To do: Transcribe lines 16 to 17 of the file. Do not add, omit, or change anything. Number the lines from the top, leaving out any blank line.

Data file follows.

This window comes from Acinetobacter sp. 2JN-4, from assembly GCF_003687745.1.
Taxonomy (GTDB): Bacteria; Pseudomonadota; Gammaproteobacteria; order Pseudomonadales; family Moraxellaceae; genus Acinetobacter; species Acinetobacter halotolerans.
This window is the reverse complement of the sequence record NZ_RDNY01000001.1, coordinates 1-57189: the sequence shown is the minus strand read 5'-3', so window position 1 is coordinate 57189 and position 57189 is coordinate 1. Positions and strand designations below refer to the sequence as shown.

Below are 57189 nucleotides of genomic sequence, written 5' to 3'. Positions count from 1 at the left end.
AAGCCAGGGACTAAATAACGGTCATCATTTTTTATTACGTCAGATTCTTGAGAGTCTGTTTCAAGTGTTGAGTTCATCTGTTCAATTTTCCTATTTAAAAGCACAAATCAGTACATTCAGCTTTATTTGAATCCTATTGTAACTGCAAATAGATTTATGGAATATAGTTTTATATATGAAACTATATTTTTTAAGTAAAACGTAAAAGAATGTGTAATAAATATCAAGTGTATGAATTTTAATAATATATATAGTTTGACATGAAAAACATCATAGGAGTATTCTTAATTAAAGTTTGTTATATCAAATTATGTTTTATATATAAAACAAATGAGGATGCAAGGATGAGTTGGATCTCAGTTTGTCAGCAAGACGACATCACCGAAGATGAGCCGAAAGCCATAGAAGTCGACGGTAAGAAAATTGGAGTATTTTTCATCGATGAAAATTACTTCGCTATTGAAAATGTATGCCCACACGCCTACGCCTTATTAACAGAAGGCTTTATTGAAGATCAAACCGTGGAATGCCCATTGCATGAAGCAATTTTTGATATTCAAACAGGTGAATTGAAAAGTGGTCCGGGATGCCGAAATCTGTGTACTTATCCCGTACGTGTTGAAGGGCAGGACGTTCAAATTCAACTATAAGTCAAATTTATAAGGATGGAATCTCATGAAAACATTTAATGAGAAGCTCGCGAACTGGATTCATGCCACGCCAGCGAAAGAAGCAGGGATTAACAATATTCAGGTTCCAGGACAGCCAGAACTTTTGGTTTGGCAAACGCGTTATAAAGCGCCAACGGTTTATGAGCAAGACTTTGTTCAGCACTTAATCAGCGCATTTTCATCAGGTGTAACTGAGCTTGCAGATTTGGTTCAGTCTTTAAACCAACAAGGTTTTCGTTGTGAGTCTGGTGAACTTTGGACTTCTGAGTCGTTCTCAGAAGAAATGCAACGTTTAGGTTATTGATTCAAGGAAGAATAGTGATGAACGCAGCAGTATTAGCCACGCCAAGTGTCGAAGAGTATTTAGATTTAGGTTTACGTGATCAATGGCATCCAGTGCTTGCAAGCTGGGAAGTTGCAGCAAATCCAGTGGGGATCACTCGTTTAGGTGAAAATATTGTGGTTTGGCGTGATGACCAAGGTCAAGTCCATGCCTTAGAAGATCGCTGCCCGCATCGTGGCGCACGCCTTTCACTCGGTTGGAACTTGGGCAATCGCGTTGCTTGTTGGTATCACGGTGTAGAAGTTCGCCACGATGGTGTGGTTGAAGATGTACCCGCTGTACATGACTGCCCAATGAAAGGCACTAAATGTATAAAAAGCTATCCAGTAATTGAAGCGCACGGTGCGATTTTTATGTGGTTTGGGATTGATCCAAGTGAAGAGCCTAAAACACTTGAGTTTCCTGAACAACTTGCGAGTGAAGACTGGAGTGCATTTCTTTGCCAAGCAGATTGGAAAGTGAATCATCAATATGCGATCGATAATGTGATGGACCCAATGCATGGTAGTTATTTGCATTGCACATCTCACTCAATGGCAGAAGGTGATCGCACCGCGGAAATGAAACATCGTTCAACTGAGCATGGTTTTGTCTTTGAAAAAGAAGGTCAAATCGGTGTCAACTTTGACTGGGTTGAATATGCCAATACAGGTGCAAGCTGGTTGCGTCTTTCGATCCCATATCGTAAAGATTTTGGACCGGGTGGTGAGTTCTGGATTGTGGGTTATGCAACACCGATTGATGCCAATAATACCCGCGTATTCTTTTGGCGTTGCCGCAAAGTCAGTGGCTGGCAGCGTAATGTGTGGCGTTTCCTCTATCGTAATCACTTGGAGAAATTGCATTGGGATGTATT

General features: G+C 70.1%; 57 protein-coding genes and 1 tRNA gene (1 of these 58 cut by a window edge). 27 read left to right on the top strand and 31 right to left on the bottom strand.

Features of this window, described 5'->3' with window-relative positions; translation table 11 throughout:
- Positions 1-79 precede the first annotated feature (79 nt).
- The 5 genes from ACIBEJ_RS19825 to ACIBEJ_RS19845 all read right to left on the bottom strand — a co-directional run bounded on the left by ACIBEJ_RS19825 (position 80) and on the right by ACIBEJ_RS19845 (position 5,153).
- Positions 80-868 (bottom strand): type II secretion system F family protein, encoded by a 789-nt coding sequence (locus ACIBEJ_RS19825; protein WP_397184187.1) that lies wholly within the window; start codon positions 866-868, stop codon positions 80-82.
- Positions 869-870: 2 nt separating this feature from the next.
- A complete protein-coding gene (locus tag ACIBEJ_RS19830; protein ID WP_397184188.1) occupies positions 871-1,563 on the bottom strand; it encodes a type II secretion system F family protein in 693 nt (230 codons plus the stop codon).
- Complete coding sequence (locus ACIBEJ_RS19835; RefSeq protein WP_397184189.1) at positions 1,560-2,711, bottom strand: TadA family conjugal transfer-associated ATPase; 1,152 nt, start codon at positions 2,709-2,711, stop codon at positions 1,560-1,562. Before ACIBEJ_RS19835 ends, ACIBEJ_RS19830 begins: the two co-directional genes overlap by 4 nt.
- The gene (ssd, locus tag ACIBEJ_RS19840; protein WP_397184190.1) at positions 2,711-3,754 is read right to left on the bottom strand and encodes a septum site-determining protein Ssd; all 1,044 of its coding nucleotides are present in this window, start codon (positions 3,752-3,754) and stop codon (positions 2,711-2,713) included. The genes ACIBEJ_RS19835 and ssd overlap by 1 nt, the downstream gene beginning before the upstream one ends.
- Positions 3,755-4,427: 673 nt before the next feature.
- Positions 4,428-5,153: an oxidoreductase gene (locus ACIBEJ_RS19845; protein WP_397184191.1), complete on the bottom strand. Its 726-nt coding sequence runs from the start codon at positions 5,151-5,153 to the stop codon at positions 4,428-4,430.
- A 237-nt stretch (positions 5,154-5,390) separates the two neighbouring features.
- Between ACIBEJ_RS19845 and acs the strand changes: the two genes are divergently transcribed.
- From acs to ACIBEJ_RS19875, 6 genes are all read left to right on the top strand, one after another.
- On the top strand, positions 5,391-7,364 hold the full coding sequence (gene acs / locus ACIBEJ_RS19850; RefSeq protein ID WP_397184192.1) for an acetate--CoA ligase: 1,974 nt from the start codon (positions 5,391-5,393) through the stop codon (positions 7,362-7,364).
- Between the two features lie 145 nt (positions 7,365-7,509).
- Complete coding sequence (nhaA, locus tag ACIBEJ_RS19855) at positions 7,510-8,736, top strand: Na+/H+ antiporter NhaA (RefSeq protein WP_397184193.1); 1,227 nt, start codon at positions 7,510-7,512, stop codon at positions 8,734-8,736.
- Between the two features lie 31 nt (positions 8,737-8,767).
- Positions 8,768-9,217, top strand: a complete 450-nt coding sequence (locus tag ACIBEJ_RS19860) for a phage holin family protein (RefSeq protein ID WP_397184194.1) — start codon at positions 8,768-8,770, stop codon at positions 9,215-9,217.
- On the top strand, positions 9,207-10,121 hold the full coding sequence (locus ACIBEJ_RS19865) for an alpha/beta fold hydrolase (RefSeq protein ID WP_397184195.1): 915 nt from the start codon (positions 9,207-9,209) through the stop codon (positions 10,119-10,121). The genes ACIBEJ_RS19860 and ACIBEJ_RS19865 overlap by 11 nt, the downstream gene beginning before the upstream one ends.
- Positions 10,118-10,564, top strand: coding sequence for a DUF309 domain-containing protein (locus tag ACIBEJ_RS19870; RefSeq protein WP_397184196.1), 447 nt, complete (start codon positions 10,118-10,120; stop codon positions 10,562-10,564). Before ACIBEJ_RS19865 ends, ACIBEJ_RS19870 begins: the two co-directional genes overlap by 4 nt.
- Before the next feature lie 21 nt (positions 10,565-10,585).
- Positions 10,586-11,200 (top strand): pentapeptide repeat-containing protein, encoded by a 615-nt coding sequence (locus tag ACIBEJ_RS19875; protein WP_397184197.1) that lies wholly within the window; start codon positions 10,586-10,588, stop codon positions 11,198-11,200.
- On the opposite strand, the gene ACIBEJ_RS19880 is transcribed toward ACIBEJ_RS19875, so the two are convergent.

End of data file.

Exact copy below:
- Positions 4,428-5,153: an oxidoreductase gene (locus ACIBEJ_RS19845; protein WP_397184191.1), complete on the bottom strand. Its 726-nt coding sequence runs from the start codon at positions 5,151-5,153 to the stop codon at positions 4,428-4,430.
- A 237-nt stretch (positions 5,154-5,390) separates the two neighbouring features.